These case studies will be critical to both the sales and Tech and MVP testing stages. 15 Case studies are to be conducted on the MVP provided to the customers, addressing they engage with the Facebook page, taking photos of pests and diseases, and with the use of sensor technology, as well as their response to the advice, and their crops response. The aim is for these case studies to be continued during the following project months. Two case studies are to be conducted on the day in the life of a farmer, to further assess pain points and genuine wants. How this will be effectively conducted is to be determined.

 

Two other side hustles have been identified.  Firstly, to form a strong relationship with AVANSA, of USaid. AVANSA is currently our main competitor, working with a $19M budget in Timor. Our goals are aligned, and they are only operating for one more year. Thus with a strong relationship, there is the potential for them to provide us with resources and information they have gained.

Secondly, establishing university credit for agriculture students of UNTL to continue work during the months we are not in the country. What this work will involve is to be developed, where this provides an excellent opportunity for the project.

 

It’s an exciting and big month ahead! Would love to hear your thoughts and feedback.

 

edited on 6th September 2018, 01:09 by Justin Hakeem

William Lee Jul 4, 2018

Hey Pat,

Regarding the collection and storage of data, please see my post (link below) on data structure and survey design. Isaac's survey is also a good starting point for designing what will be a largely similar survey with respect of UX testing.

https://projecteverest.crowdicity.com/post/566220

Reply 2

Patrick Edwards Jul 5, 2018

Hey Will,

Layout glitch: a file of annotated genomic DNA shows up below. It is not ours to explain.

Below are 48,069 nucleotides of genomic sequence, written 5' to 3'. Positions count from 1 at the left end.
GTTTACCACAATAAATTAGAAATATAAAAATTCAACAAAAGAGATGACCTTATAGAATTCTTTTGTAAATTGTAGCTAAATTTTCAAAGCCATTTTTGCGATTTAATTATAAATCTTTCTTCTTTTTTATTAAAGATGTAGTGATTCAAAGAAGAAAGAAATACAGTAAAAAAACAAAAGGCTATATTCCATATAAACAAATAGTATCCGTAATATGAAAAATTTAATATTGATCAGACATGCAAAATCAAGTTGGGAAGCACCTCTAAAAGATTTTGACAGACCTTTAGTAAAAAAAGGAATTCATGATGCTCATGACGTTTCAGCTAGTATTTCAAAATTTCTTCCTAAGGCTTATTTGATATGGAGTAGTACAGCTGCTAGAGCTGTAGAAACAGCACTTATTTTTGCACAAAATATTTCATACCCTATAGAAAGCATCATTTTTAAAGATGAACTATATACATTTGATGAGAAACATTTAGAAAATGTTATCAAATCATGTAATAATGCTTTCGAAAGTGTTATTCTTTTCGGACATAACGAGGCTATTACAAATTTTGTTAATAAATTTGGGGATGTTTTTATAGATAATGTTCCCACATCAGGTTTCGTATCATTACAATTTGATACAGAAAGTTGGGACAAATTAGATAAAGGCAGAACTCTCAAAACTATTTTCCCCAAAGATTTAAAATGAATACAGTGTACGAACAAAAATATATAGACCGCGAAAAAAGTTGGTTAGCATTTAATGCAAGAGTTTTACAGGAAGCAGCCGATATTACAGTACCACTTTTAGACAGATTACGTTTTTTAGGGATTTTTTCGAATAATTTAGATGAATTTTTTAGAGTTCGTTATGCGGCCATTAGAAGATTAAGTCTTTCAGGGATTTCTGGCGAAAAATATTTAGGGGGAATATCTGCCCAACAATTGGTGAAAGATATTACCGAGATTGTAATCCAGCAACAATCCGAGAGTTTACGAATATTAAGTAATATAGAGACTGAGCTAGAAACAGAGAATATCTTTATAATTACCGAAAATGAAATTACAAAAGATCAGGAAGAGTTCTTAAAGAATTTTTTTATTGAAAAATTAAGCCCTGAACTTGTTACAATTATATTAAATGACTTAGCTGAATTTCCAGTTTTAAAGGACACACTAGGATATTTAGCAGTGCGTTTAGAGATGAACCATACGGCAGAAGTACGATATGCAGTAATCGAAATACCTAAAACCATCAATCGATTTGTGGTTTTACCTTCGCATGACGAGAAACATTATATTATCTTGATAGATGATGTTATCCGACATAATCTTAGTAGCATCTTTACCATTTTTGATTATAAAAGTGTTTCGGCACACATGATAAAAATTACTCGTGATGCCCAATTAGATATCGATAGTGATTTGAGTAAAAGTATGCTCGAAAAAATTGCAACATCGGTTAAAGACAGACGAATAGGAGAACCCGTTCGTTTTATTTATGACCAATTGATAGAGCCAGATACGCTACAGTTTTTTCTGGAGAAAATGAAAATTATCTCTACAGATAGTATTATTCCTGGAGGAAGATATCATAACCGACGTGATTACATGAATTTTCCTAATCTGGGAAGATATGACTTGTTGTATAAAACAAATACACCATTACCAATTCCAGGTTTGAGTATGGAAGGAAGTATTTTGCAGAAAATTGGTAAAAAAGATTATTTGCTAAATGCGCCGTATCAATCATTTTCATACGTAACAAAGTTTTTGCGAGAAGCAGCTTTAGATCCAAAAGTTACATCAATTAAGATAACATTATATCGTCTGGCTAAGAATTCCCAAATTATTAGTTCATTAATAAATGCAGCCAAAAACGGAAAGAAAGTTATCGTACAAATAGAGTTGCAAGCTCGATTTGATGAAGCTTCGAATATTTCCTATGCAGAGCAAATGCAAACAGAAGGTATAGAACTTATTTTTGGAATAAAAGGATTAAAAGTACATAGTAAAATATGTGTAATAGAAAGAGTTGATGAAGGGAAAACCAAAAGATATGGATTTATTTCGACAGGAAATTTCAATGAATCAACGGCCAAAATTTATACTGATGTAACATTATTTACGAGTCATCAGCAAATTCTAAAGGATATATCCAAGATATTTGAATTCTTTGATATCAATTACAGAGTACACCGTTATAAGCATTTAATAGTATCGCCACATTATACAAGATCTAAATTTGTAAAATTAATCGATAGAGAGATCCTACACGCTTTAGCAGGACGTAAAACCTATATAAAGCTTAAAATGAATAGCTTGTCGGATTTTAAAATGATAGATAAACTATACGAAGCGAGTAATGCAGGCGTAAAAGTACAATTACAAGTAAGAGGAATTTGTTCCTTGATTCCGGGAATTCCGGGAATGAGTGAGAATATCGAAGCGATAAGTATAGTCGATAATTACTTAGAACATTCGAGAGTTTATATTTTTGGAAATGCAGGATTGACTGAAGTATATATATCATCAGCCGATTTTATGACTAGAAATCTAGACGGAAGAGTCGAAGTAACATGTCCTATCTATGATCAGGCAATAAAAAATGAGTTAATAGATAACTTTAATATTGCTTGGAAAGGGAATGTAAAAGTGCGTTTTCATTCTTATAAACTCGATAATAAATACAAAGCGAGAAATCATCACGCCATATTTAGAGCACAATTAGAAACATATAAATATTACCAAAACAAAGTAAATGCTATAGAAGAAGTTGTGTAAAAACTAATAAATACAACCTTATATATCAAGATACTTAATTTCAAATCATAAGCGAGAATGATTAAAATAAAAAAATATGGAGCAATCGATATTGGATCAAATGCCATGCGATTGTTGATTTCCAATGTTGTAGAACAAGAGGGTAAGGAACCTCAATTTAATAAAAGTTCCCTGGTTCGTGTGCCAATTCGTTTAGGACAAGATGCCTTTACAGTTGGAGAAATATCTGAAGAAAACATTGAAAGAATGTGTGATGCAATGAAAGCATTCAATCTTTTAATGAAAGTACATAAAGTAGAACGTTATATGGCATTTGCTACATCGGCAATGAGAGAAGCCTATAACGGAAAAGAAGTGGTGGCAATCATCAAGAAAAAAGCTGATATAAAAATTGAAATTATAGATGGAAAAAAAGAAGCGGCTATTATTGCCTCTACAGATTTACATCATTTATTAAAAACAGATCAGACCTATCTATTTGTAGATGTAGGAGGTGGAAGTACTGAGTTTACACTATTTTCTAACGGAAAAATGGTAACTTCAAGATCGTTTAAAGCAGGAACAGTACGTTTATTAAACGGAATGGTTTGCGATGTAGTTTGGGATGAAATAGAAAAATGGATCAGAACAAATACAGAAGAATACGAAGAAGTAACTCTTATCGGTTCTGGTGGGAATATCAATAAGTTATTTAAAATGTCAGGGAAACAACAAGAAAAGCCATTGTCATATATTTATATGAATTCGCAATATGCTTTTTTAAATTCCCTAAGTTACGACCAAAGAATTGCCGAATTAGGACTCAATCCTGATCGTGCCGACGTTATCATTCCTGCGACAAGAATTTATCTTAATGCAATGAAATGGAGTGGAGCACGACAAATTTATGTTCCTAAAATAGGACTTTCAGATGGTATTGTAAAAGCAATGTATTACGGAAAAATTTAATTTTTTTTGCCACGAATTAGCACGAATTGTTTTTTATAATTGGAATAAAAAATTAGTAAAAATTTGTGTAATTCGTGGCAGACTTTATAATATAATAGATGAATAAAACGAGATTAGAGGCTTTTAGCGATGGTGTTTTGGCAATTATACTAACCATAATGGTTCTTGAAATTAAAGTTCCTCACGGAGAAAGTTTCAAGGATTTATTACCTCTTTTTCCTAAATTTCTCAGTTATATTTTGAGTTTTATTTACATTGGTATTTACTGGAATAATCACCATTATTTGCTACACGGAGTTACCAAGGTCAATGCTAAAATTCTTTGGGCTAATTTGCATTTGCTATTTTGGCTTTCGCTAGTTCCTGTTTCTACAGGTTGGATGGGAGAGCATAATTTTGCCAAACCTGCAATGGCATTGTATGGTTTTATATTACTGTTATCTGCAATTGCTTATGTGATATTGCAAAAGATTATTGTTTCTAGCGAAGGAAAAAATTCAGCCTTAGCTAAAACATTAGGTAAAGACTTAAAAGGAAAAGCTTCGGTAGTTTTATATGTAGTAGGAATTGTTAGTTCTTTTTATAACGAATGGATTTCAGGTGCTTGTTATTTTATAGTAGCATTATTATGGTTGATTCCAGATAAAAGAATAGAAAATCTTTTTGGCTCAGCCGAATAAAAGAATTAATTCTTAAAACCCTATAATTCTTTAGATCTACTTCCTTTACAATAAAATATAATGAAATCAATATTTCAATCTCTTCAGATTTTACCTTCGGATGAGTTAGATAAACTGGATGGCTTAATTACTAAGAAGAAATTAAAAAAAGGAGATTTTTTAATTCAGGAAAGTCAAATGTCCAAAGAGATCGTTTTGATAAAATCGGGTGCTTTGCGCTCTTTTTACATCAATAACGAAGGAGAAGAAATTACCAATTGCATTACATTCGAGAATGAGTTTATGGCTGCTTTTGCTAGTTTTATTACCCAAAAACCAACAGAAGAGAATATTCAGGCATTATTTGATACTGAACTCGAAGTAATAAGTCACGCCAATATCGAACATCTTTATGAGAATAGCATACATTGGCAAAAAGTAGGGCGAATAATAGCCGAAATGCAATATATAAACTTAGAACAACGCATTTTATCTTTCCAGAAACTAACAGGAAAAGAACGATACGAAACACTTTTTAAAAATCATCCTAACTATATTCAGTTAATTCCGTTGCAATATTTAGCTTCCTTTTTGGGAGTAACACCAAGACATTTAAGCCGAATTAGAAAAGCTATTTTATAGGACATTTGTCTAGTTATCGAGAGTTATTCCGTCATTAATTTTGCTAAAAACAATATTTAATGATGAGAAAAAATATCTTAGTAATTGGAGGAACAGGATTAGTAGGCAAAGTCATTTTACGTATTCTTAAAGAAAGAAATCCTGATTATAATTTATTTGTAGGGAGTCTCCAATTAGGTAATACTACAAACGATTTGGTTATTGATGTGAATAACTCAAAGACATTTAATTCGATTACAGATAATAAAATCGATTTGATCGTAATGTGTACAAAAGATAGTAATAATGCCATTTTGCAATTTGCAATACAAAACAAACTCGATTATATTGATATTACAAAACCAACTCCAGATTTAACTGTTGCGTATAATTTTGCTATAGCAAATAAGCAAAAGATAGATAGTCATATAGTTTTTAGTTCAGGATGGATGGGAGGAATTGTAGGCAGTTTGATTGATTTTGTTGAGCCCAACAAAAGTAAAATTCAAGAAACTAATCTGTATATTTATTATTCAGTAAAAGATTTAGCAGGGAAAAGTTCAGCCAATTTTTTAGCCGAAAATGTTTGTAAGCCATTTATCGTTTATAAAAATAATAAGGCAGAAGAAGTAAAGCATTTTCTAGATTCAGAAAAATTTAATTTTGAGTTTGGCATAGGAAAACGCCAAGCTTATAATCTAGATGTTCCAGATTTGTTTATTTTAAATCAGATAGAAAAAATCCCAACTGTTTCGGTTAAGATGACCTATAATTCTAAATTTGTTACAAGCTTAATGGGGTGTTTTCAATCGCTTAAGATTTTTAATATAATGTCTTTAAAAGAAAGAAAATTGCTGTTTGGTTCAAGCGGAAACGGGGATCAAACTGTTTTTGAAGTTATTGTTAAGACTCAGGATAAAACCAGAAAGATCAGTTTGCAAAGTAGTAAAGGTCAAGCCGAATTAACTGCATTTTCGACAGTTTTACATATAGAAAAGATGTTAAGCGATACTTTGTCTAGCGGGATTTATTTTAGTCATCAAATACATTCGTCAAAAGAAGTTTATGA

Love your advice, we will begin incorporating the techniques today! Had a look at Isaac's survey, and we have already begun empathizing very similar points. I also suggest Isaac taking a look at what we have begun using, which is quite thorough.

Many Thanks

Users tagged:

Reply 0

Felix Zerbib Jul 18, 2018

Hey Pat!

Similarly to you we've been conducting currency tests. I'd be interested to know how exactly you're running your sales as it sounds really similar to how we're going about it. We are working closely with FarmEd I (UX) to get farmers to use the sensors themselves, and send through photos to the FarmEd Fiji Facebook page.
From that we're inputting pH and soil data to a program (happy to send you the code) that outputs cropping recommendation based on previous months' data collection. We're sending this back through to the farmers to simulate how the end state of the app could work.
We're charging a $1 (negotiable) price for this "demo", and following up with a quick survey in order to determine current farm expenses, how farmers are currently obtaining agricultural expertise and how frequently they would be able to pay for a subscription based service.

Does this sound similar to what you guys have been doing?

Reply 1

Justin Hakeem Aug 27, 2018

Status label added: Work Update

Reply 0